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  LATEST NEWS (December 12, 2000)  

GILC Members Maintain Opposition to Cyber-Crime Treaty. Responding to the latest version of the Council of Europe's Convention on Cyber-Crime, twenty-one GILC member organizations have drafted a new letter arguing that the treaty's current provisions will continue to violate the rights of Internet users. The letter from the groups also points out the lack of public input in the drafting process.

GILC Members Release Letter Opposing Cyber-Crime Convention. Twenty-eight GILC member organizations from around the world have urged the Council of Europe to reject the current version of its Convention on Cyber-Crime. The letter from the organizations states that provisions of the treaty runs contrary to internationally accepted human rights norms and would infringe on the free speech and privacy rights of all Internet users.

Declaration of Internet Actors. Several GILC member organizations have joined French organizations in opposing the Liberty of Communication Act pending in the French Parliament. The bill would have a detrimental impact on the free speech and privacy of Internet users. See the statement and background materials produced by Imaginons un Réseau Internet Solidaire (IRIS).

G-8 Cyber-Crime Meeting Ends Without Significant Progress. The Group of 8 (G-8), the eight largest economies in the world, met in Paris to discuss a possible resolution on cyber-crime. Industry and governments agreed to cooperate more to fight cybercrime. Controversial suggestions to mandate that ISPs gather and keep more information about users were opposed. See Privacy International's new Cyber-Crime page for more information.

New Report on Internet Access in Central and Eastern Europe. "Bridging the Digital Divide: Internet Access in Central & Eastern Europe" has been released in updated and expanded version. The report, while offering a snapshot of the state of the Net in a single region, addresses one of the most fundamental Internet policy issues worldwide -- the challenge of affordable access -- and includes a discussion of the universal service principle and policies that promote wider Internet access.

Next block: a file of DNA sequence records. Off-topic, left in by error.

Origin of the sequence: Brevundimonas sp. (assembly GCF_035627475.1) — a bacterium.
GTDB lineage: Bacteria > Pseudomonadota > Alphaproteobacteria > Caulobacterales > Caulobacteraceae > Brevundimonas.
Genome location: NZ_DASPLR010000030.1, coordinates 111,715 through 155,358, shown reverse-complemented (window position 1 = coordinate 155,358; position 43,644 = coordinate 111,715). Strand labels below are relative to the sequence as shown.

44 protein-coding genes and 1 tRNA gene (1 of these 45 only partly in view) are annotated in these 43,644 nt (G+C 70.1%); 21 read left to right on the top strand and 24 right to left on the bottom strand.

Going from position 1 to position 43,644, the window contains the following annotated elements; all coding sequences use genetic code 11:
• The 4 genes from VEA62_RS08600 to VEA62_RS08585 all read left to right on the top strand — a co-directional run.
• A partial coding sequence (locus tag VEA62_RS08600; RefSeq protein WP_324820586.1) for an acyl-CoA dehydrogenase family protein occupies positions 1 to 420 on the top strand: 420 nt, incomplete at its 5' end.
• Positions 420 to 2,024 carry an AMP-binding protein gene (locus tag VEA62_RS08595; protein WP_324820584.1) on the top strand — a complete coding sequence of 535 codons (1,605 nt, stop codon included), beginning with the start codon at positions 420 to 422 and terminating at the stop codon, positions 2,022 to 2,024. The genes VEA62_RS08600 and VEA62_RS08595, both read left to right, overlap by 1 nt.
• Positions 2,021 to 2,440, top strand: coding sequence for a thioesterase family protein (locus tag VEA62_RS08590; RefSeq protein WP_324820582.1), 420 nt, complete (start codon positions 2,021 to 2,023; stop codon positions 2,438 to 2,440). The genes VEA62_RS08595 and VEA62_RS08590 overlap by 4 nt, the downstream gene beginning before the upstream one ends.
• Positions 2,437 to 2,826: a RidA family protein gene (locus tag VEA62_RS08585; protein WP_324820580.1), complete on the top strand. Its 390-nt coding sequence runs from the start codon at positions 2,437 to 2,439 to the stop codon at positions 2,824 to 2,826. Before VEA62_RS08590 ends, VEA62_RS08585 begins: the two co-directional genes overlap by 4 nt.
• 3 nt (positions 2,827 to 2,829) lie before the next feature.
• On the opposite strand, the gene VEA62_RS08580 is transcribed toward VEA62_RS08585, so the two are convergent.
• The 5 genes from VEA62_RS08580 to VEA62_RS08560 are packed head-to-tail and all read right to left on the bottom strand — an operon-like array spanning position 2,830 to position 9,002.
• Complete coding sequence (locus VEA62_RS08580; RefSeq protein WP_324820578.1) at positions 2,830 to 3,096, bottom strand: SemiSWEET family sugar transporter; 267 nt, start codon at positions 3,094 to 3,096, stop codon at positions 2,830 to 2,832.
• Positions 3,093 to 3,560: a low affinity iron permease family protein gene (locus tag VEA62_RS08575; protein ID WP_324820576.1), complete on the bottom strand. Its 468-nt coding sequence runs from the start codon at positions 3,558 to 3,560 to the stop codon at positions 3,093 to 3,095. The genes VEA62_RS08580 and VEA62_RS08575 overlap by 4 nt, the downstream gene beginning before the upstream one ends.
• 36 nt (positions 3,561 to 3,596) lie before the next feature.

GILC Releases Statement Opposing DVD Suit. Twenty-three GILC member organizations have signed onto a statement opposing the DVD Copy Control Association's (CCA) suit against people who have posted information about the DVD Content Scrambling System (CSS). The suit claims to protect trade secrets surrounding DVD CSS, but the letter points out that the controversial DeCSS software is legal reverse-engineering needed to provide interoperability of DVDs on different computer systems. The statement also explains that DeCSS does not enable the practical duplication DVDs and that DVDs can already be copied through other available means.

Public Interest Policy Forum Releases Internet Recommendations. Two years in a row, representatives from a number of "groups, associations, and trade unions" have met in Paris under IRIS to discuss policies that would create and preserve an "Internet that promotes non-commercial interests and solidarity." The final motion passed by the second forum, which took place on November 27, 1999, approved the document "85 recommendations for a democratic Internet in the year 2000." This document should interest people around the world who are concerned with access to information for all, even though a few of the statements touch on particular French laws. Supplementary statements are available in French.

EPIC Sues for NSA Interception Documents. On December 3, EPIC asked a federal court to order the release of controversial documents concerning potential government surveillance of American citizens. EPIC's lawsuit (PDF) seeks the public disclosure of internal National Security Agency (NSA) documents discussing the legality of the agency's intelligence activities. See the press release for more details, and EPIC's Former Secrets page for examples of other government documents obtained under the Freedom of Information Act.

No Licensing of ISPs in Bulgaria. On November 18, the Bulgarian government announced that it would not require Internet Services Providers (ISPs) to obtain licenses. By avoiding a governmental role in Internet access, Bulgaria managed to avoid a potential obstacle in the availability of online information. For more information, see the Internet Society (ISOC) Bulgaria.

Website on ECHELON Launched. Echelon Watch, a new website administered by the American Civil Liberties Union (ACLU) along with the Omega Foundation and the Electronic Privacy Information Center (EPIC), provides news and materials on Project ECHELON. ECHELON is a worldwide surveillance system run by the U.S. National Security Agency (NSA) with the cooperation of intelligence agencies in the UK, Canada, Australia and New Zealand. While the existence of ECHELON has remained largely unknown to the general public, recent proceedings by the European Parliament and an upcoming hearing in the U.S. Congress will shed light on the scope of the project.


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For other GILC actions, see the GILC Activities Page